Authorities in Ibaraki Prefecture on Thursday continued to assess the damage from a strong earthquake overnight that injured two people, disrupted public transportation and caused buildings to sway in Tokyo.
Ibaraki Prefecture is home to two nuclear power plants. No immediate problems were reported at the idled Tokai No. 2 nuclear power plant, Japan Atomic Power Co. said. Tokyo Electric Power Company Holdings Inc., which runs the meltdown-hit Fukushima No. 1 plant in neighboring Fukushima Prefecture, also reported no problems.
The Ibaraki Prefectural Government said the magnitude-6.3 quake shattered windows at a junior high school gymnasium in Takahagi, where the quake registered lower 6 on the Japanese earthquake intensity scale to 7. It also caused the ceiling of an inn to collapse. Although the prefectural government said no one was injured in either case, a man in his 60s was slightly injured by a falling object in the city.
The earthquake struck near Takahagi at 9:38 p.m. Wednesday, the Meteorological Agency said. No tsunami warning was issued.
Elsewhere, a woman in her 40s sustained a minor injury when the quake caused her to fall at her home in Kitaibaraki, where rockfalls also closed a local road, authorities said.
Another man said the temblor brought back bad memories of March 11, 2011.
“I was scared because it made me recall the Great East Japan Earthquake (in March 2011),” said Kazuhiko Izumi, 59, who owns an inn in Takahagi.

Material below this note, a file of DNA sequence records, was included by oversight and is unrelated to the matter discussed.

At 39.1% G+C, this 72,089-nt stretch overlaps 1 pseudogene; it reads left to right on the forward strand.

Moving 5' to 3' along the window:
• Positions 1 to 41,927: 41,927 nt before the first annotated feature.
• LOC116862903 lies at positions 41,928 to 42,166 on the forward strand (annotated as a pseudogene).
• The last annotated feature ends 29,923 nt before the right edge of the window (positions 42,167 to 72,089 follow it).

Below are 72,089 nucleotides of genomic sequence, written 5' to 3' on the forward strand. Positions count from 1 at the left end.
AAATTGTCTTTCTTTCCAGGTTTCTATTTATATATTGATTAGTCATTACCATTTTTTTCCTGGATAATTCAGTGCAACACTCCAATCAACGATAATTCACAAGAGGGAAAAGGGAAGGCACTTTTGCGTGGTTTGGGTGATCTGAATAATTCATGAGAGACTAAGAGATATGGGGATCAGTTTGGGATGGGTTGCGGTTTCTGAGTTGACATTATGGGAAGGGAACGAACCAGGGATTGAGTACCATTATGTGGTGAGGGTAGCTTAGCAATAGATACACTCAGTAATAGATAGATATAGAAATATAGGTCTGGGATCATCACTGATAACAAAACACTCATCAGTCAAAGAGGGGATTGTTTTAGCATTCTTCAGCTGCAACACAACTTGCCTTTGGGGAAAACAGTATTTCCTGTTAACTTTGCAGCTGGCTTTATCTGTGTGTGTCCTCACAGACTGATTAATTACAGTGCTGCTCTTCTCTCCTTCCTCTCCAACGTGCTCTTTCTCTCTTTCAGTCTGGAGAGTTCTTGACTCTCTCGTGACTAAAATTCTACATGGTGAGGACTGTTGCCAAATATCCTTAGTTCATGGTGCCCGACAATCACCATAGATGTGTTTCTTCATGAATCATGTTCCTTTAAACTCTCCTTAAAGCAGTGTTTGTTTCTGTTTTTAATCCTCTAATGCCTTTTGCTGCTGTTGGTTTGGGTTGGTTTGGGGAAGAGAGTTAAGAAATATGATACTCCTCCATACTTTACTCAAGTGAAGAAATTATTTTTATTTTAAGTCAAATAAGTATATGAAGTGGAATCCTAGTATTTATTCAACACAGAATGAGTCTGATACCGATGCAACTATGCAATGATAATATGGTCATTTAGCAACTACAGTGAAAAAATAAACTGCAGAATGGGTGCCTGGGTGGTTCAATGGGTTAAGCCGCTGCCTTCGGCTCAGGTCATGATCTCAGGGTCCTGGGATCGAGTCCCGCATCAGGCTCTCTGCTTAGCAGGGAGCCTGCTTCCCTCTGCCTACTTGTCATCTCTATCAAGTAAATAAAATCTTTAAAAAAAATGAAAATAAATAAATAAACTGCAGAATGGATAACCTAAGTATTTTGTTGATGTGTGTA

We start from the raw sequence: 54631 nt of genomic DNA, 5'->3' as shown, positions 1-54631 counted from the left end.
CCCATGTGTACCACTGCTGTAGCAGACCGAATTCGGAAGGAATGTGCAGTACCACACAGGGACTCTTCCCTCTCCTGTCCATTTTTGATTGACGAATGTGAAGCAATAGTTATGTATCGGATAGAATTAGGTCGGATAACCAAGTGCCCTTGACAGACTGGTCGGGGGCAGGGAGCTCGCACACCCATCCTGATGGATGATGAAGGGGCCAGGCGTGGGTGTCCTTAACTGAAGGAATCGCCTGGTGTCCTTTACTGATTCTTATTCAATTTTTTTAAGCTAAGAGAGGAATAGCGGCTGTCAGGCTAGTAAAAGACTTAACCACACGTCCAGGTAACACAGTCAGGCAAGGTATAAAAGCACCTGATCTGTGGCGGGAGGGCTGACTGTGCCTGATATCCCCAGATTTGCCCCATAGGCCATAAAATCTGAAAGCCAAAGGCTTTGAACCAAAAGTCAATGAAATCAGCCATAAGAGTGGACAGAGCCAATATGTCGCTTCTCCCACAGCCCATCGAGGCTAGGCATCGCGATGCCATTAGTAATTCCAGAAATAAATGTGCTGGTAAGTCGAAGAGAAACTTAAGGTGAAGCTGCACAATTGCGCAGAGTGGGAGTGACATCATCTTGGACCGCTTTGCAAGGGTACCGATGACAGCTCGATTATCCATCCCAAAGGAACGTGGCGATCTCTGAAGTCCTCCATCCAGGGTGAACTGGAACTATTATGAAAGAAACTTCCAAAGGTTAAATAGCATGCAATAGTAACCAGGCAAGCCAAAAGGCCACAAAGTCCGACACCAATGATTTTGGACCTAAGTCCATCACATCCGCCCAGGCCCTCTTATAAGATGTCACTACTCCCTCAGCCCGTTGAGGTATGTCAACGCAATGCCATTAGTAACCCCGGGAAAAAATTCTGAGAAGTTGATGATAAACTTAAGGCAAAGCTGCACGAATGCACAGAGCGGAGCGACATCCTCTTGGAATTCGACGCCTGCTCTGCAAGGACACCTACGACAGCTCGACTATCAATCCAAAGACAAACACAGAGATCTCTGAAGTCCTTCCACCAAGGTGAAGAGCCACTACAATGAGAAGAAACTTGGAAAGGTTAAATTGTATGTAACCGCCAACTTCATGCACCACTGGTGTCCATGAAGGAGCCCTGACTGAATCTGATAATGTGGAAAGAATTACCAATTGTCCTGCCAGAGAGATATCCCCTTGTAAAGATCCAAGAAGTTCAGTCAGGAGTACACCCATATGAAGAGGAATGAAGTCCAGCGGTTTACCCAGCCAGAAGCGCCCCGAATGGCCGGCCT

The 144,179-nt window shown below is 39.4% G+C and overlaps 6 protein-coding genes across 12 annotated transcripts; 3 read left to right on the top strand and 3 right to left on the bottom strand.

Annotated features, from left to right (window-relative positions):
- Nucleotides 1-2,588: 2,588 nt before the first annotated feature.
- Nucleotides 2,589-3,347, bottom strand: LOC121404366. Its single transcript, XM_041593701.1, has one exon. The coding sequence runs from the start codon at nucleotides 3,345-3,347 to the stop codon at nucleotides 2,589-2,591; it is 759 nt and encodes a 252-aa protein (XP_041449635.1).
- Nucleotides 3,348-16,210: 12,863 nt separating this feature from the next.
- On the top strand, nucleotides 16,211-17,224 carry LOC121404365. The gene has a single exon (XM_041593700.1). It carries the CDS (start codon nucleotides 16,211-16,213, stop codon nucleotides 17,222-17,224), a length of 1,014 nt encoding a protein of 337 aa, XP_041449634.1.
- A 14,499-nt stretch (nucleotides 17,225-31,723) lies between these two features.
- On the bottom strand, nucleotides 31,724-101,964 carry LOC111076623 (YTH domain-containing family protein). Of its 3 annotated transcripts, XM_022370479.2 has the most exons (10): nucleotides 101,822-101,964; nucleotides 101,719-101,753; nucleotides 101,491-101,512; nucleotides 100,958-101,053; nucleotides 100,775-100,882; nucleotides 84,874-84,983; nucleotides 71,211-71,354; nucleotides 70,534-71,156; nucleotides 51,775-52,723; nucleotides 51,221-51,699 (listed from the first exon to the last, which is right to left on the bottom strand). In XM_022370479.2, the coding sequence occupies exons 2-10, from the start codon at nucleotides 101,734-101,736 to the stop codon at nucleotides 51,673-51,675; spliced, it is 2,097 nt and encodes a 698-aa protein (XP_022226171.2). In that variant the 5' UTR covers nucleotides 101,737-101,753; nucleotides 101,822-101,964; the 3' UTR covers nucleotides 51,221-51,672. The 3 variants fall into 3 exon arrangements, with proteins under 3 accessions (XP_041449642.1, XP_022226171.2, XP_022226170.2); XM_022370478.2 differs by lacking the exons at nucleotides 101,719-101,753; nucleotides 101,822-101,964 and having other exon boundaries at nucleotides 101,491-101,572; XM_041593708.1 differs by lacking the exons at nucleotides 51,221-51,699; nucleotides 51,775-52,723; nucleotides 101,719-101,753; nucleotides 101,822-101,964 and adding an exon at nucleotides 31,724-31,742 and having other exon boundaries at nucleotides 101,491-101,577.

Megumi Takahashi, 25, also from Takahagi, said the quake was so strong she couldn’t stay on her feet.
“I didn’t have room for bracing myself because the shaking came with a great impact,” she said.
Several people, including the elderly, voluntarily evacuated to a public shelter.
“I came here because I didn’t want to stay home alone,” one of them said.
Wider parts of the Tohoku and Kanto regions felt the quake as a 3 or 4 on the Japanese intensity scale. Buildings in central Tokyo swayed mildly for several seconds.
The quake is likely an aftershock of the magnitude-9.0 mega-quake in March 2011 that wreaked havoc on Tohoku, the weather agency said.
Public transport in Tohoku and Kanto was temporarily halted by the temblor, including the Tohoku and Tokaido shinkansen lines, which resumed shortly thereafter, East Japan Railway Co. (JR East) said.
In Tokyo, the government set up an emergency headquarters at the Prime Minister’s Office. Prime Minister Shinzo Abe, who returned home just a few hours before the quake after visiting Pearl Harbor in Hawaii, instructed relevant ministers and agencies to ascertain the extent of the damage.
At a news conference on Wednesday, Chief Cabinet Secretary Yoshihide Suga said the government will fully coordinate with municipalities in the affected areas.
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